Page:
pero versus sino and sino que

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I need to know what are the definitive rules with reference to the use of pero and sino and sino que.

8165 views
updated OCT 19, 2009
posted by albertwilliam

8 Answers

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updated OCT 19, 2009
edited by 0074b507
posted by 0074b507
excellent quen, thanks
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Te recomiendo la lección 3.15.

updated OCT 19, 2009
posted by Maciek071
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¿Puede[del]s[/del] alguien darnos [del]nuestros[/del] algunos ejemplos de la expresión "sino que" en algunas frases, por favor? cool smile

Hola Estavan: ¡Qué bueno que intentas escribir en español! way to go!

Una sentencia en español es la que se da en un juzgado.

updated MAY 20, 2009
posted by 00494d19
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Just a guess but how about "no es que parezca ser un idiota sino que es un idiota verdadero" - it´s not that he appears to be an idiot, he is one. Probably wrong but hey, I did try.

It is correct, Eddy, although we normally say "No es que parezca idiota, sino que lo es".

updated MAY 17, 2009
posted by lazarus1907
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¿Puedes alguien dar nuestros algunos ejemplos de el frase "sino que" en algunos sentencias, por favor? cool smile

Just a guess but how about "no es que parezca ser un idiota sino que es un idiota verdadero" - it´s not that he appears to be an idiot, he is one. Probably wrong but hey, I did try.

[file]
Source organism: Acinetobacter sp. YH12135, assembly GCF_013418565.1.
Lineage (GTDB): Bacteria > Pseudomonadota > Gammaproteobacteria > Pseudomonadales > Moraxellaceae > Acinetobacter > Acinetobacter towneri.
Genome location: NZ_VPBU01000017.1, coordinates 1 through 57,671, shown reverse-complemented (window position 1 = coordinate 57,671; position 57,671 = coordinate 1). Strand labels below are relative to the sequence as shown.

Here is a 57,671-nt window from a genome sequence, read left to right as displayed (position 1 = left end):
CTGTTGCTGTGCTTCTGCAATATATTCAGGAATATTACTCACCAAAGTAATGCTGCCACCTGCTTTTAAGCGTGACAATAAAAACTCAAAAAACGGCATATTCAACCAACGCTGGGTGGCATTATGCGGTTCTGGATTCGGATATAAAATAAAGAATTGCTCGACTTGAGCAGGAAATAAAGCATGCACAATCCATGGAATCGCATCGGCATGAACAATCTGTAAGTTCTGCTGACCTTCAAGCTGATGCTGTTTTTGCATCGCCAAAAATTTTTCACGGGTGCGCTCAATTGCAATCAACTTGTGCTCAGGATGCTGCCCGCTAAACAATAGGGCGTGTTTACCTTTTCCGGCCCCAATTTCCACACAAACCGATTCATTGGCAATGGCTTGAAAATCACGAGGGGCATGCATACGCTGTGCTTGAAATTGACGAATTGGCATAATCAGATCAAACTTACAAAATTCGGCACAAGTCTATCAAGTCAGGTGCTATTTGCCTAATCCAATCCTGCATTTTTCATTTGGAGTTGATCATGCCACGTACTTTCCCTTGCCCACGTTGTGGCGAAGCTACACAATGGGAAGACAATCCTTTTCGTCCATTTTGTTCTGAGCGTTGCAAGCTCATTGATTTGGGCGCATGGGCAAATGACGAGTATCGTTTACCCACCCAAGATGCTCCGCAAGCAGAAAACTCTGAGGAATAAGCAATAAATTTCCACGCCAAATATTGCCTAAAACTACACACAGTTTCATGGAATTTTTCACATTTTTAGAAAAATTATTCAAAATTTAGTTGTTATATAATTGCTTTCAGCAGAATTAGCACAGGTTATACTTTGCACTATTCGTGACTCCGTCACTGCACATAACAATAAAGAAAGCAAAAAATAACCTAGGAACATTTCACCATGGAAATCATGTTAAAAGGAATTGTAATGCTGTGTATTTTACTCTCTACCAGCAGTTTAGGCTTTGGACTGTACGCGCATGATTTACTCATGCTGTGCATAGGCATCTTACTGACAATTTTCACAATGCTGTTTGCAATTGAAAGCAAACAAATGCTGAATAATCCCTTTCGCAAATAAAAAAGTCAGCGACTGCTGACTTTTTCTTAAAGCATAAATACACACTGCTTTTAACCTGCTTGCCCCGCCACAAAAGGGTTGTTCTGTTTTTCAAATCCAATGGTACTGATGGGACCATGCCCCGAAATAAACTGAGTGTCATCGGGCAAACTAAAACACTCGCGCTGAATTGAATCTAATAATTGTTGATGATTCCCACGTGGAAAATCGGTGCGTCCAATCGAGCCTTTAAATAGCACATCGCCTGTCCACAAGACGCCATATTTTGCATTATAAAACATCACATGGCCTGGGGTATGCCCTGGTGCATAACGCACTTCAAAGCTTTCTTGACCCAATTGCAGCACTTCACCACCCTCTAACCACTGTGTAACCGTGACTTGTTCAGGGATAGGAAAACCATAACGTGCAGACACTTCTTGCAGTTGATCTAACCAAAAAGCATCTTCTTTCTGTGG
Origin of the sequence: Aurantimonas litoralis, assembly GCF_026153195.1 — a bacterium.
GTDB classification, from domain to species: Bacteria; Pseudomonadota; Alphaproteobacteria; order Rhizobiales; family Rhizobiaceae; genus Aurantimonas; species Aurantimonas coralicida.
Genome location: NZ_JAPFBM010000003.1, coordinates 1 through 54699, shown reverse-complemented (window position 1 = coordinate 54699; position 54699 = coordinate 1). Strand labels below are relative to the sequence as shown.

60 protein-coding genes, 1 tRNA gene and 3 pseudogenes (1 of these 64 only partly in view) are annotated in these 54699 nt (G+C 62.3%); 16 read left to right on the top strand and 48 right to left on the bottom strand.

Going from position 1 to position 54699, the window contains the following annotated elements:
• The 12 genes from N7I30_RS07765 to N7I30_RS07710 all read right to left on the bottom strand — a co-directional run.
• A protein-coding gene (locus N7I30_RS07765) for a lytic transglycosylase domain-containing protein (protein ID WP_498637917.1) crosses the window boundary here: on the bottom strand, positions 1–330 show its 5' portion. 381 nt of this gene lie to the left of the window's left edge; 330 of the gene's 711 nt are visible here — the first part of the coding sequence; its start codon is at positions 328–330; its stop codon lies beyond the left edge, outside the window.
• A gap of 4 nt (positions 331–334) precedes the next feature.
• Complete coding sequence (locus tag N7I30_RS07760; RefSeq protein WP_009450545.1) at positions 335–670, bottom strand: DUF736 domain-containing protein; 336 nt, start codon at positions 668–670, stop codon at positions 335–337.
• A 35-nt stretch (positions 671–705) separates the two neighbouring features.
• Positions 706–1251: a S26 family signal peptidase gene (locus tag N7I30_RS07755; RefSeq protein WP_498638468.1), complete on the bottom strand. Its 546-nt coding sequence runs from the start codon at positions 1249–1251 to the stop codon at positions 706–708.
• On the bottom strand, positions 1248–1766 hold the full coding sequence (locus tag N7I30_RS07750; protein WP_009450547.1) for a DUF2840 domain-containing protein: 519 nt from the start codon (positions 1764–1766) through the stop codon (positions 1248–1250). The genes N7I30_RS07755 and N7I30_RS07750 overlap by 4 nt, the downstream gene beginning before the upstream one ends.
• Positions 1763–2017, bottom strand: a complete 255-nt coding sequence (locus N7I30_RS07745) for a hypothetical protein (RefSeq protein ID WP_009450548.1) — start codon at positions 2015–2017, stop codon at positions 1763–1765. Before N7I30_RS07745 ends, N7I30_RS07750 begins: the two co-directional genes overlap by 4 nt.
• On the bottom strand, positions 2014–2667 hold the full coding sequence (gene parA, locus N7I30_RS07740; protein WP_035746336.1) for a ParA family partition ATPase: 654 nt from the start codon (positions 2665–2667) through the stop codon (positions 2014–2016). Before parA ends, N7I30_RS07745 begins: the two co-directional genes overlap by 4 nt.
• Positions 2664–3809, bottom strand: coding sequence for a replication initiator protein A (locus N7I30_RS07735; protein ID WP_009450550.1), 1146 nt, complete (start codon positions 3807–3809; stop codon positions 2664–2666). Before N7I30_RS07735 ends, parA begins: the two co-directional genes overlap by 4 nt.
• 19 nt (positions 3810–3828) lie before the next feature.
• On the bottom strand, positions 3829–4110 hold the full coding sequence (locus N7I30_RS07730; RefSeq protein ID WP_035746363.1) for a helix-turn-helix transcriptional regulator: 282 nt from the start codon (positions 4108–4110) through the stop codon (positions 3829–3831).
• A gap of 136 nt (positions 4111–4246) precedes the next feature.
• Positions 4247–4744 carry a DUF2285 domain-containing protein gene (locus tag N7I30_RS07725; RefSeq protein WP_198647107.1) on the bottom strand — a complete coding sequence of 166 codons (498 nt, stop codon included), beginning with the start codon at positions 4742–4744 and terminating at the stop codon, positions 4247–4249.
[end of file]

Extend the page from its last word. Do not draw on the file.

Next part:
updated MAY 17, 2009
posted by Eddy
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¿Puedes alguien dar nuestros algunos ejemplos de el frase "sino que" en algunos sentencias, por favor? cool smile

updated MAY 17, 2009
posted by Estavan-Sawyer
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"Pero" is used after another statement to point out the drawbacks or anything that conflicts with it (It is cute, but it is too expensive).

"Sino" is used to provide a positive idea after a negative one (not this, but that). In English, both "pero" and "sino" are one word: "but". If you write "que" after "sino", it becomes "sino que"; if you write "sino tú", it becomes "sino tú", and if you write "Albert", it becomes "sino Albert", but we are still talking about the same "sino". Normally, the positive idea is a noun, but if you require a verb to express a more complex positive idea, you need a subordinate clause instead. These clauses are introduced by different words, among which, "que" is by far the most common one. "Sino que" is not a unit on itself, but two words that happen to be together. It would be like asking what is the difference between "to" and "to the".

updated MAY 17, 2009
posted by lazarus1907
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I need to know what are the definitive rules with reference to the use of pero and sino and sino que.

I believe sino is used instead of pero after a negative statement. No son ocho sino nueve - there are not eight but nine. I am not too sure about sino que but the same rule may apply.

updated MAY 16, 2009
posted by Eddy